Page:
Polygots and Kids with LAD'S
I am not a polygot but I seem to be surrounded by an army of them. This was the less cynical alternative for a title for this post. But, jumping to it the prompt page on DuoLingo provides a few statistics and a simple infographic breaking down a long list of countries and languages of the top three languages combing both the number of countries which the language is spoken in and the list of the languages in the world by the approx. number of people who speak them. Not surprisingly, they are 1. English 2. Spanish 3. Arabic.
Admittedly, I sparked myselfwith two hard truths today 1. I am a lazy person, in which privilege led me to be born in a developed English speaking country with very little cultural stimulus to learn another language. 2. I love English, not just a bit but a ALOT.
Although, I did pass Japanese at school and elementary German (Australian humour at play here - not rewarding myself). I have not had the desire or the need to push myself. That is until my three year old starting running rings around me. After six months in sunny Barcelona she is speaking Spanish, Catalan and enough Portugese to possibly help me out on vacation.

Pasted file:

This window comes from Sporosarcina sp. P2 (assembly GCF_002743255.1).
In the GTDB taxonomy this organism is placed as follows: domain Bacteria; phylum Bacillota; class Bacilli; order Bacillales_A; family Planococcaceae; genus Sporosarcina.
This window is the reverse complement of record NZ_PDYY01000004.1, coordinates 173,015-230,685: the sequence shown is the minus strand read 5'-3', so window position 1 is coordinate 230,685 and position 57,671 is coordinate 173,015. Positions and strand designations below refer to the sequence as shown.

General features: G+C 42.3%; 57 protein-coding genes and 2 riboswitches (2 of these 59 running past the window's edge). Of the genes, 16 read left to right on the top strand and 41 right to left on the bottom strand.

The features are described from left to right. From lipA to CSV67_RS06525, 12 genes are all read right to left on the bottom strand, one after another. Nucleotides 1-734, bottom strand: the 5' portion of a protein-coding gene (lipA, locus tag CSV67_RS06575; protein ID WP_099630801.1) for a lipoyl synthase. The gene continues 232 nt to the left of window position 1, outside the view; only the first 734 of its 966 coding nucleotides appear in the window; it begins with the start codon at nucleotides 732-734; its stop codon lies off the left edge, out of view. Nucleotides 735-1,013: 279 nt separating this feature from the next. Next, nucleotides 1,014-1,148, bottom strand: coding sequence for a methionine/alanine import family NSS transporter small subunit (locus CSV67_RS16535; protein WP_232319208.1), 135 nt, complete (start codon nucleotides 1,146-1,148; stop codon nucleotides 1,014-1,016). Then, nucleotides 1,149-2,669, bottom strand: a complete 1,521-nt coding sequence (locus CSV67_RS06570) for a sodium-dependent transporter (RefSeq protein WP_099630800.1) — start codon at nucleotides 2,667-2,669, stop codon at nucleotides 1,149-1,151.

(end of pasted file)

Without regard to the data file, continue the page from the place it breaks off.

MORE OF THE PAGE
It is well known children have elastic minds they are little awesome geniuses running around and impressing the pants off all of us.
As, my friend Chomsky explains and goes slightly further every child has a ‘language acquisition device’ or LAD which encodes the major principles of a language and its grammatical structures into the child’s brain. There is some hard evidence to support his theories which would be fairly endless to list here, he of course has his critics but their list is much shorter.
Chomsky applies his theory to all languages as they all contain nouns, verbs, consonants and vowels and children appear to be ‘hard-wired’ to acquire the grammar. For example, the simple stuff such as “children often say things that are ungrammatical such as ‘mama ball’, which they cannot have learnt passively”.
Or a more complicated example : Chomsky used the sentence ‘colourless green ideas sleep furiously’, which is grammatical although it doesn’t make sense, to prove his theory: he said it shows that sentences can be grammatical without having any meaning, that we can tell the difference between a grammatical and an ungrammatical sentence without ever having heard the sentence before, and that we can produce and understand brand new sentences that no one has ever said before.
So, as my daughter sails past me linguistically I have turned to a tutor with the hope he has a magic wand and the fantastic intuitive app DuoLingo that prods me along, gently.
To be continued…